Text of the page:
The motivation of high- and low-yielding dairy cows to obtain supplementary concentrate feed

Cooper, Marc Damien, Arney, David Richard and Phillips, Clive Julian Christie (2010) The motivation of high- and low-yielding dairy cows to obtain supplementary concentrate feed. Journal of Veterinary Behavior: Clinical Applications and Research, 5 2: 75-81. doi:10.1016/j.jveb.2009.09.045

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Author Cooper, Marc Damien
Arney, David Richard
Phillips, Clive Julian Christie
Title The motivation of high- and low-yielding dairy cows to obtain supplementary concentrate feed
Journal name Journal of Veterinary Behavior: Clinical Applications and Research   Check publisher's open access policy
ISSN 1558-7878
Publication date 2010-03
Sub-type Article (original research)
DOI 10.1016/j.jveb.2009.09.045
Volume 5
Issue 2
Start page 75
End page 81
Total pages 7
Editor Karen L. Overall
Place of publication Philadelphia, PA, U.S.A.
Publisher Elsevier
Collection year 2011
Language eng
Formatted abstract
The higher nutrient requirements of lactating dairy cows may cause hunger, and therefore the motivation to consume feed, to increase with milk yield. An experiment was conducted that aimed to establish whether dairy cows could be trained to obtain a food reward in response to lever pressing and, if so, whether high-yielding dairy cows had a greater hunger than low-yielding cows. As a measure of hunger the demand to consume feed was evaluated. In total, 7 high- and 6 low-yielding dairy cows were trained in 2 groups to use a lever to obtain 0.33 kg concentrate rewards. For at least a 9-day period each cow was tested for 30 min/day by increasing the number of lever presses required to receive each additional reward in a progressive ratio of 3. After the test cows were allowed to return to their quarters, where they could consume a total mixed ration (TMR). Initially high-yielding cows had lower maximum number of lever presses than low-yielding cows, possibly so that they could consume TMR after finishing the test, but from Days 6–9 the number for high-yielding cows increased until it was the same as low-yielding cows. There was a positive correlation between the maximum lever presses by high-yielding cows and their time in the test pen, which was not evident for low-yielding cows. The high-yielding cows spent more time feeding on the TMR after the test than low-yielding cows. Therefore, although the high-yielding cows were not prepared to work harder for food rewards, they did seem to adopt a more efficient feeding strategy by only spending time in the test pen if they were still receiving rewards and minimizing time without feed by eating more post-test.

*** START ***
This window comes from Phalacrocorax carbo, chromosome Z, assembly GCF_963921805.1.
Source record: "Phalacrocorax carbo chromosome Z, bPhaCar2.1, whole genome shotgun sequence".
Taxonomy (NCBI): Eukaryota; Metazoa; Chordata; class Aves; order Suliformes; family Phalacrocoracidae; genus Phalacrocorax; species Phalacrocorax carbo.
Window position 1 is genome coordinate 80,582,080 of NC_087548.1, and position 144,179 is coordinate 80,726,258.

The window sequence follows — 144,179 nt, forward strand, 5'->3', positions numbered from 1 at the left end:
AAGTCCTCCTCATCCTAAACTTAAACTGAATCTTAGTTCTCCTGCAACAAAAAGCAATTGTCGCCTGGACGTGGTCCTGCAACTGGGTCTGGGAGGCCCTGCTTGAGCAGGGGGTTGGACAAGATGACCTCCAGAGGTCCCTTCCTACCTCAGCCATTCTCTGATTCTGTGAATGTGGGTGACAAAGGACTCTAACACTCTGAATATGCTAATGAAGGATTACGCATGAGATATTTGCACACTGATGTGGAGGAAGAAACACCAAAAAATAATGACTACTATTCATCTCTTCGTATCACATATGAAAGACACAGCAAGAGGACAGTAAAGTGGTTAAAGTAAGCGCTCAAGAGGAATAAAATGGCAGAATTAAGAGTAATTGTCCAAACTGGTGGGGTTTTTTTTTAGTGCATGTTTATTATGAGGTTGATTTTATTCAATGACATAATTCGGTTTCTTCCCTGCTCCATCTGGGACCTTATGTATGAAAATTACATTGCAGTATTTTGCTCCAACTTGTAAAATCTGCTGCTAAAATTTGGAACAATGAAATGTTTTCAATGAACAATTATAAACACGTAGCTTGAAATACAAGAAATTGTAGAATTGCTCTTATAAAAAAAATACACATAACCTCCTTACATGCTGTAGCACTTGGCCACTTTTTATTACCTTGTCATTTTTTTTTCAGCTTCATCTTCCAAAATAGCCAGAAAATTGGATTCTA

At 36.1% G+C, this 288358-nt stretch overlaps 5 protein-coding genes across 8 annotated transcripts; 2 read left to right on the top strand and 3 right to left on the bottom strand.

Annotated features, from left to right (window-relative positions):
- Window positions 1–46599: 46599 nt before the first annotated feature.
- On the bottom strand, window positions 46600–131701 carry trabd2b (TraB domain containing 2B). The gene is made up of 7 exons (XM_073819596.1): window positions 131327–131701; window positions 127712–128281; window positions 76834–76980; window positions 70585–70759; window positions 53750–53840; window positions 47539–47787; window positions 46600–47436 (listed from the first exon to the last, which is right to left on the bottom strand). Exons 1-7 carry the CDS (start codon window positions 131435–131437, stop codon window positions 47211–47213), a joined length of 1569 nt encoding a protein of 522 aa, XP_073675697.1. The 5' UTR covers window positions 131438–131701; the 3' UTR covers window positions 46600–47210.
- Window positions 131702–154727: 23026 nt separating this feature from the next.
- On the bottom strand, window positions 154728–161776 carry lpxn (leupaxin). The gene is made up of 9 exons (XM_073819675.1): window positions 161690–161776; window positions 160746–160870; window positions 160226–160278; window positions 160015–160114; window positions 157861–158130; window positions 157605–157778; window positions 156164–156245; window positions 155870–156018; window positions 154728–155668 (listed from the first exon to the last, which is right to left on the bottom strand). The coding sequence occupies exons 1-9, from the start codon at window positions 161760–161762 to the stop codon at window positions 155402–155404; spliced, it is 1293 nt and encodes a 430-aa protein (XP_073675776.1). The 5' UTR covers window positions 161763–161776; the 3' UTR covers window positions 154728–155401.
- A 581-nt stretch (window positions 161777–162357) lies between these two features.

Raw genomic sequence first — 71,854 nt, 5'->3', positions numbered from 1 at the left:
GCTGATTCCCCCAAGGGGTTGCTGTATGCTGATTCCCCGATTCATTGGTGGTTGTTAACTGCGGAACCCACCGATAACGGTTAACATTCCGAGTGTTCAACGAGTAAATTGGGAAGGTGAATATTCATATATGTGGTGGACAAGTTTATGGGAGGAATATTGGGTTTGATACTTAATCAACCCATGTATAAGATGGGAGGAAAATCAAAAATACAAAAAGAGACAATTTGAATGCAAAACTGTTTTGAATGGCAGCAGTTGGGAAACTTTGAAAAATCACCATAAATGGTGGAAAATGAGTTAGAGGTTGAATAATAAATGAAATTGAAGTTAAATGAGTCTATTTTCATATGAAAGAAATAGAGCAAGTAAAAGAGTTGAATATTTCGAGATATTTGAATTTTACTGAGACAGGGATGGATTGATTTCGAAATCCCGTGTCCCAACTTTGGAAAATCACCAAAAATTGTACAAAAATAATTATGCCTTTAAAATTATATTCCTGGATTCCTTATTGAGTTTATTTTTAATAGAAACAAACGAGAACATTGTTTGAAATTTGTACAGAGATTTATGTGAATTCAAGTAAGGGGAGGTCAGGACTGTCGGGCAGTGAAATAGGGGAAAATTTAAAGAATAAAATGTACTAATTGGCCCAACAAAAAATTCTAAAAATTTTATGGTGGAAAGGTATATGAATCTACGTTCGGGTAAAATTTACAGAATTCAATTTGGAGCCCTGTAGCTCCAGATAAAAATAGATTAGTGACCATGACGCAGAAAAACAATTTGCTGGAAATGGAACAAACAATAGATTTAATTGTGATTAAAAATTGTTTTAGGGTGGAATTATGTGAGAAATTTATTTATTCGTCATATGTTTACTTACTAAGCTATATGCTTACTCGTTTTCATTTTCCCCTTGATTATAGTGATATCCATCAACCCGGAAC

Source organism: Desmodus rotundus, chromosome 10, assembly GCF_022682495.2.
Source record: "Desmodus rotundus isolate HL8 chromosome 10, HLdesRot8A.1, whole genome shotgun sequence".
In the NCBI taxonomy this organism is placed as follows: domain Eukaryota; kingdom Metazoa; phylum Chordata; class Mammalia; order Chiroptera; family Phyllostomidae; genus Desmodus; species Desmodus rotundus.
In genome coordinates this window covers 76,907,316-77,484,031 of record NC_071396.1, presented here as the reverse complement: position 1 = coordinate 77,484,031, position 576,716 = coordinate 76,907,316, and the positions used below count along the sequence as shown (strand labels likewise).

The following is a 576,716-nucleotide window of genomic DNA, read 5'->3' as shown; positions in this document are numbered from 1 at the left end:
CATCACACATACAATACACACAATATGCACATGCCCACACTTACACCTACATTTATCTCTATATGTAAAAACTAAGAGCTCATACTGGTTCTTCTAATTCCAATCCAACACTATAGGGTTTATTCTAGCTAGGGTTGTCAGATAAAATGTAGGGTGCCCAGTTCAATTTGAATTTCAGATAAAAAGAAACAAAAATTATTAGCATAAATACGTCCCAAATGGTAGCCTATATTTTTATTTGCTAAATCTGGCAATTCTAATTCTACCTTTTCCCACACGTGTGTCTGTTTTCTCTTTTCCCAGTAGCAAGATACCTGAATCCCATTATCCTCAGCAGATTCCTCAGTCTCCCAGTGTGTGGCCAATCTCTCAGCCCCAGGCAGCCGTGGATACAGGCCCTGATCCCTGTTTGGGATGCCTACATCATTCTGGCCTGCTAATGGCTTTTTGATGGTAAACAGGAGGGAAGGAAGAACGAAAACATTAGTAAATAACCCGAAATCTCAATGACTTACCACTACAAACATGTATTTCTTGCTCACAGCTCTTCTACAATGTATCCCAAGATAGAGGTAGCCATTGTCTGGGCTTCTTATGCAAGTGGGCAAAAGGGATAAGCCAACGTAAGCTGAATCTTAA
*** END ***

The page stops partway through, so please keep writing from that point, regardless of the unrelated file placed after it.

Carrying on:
© 2010 Elsevier Inc. All rights reserved.
Keyword Cattle
Feeding motivation
Milk yield
Operant conditioning
Q-Index Code C1
Q-Index Status Confirmed Code
Institutional Status UQ
Additional Notes Published March-April 2010.

Document type: Journal Article
Sub-type: Article (original research)
Collections: Official 2011 Collection
School of Veterinary Science Publications
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Citation counts: TR Web of Science Citation Count  Cited 6 times in Thomson Reuters Web of Science Article | Citations
Scopus Citation Count Cited 6 times in Scopus Article | Citations
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Created: Tue, 08 Mar 2011, 14:19:54 EST by Annette Winter on behalf of Centre for Animal Welfare and Ethics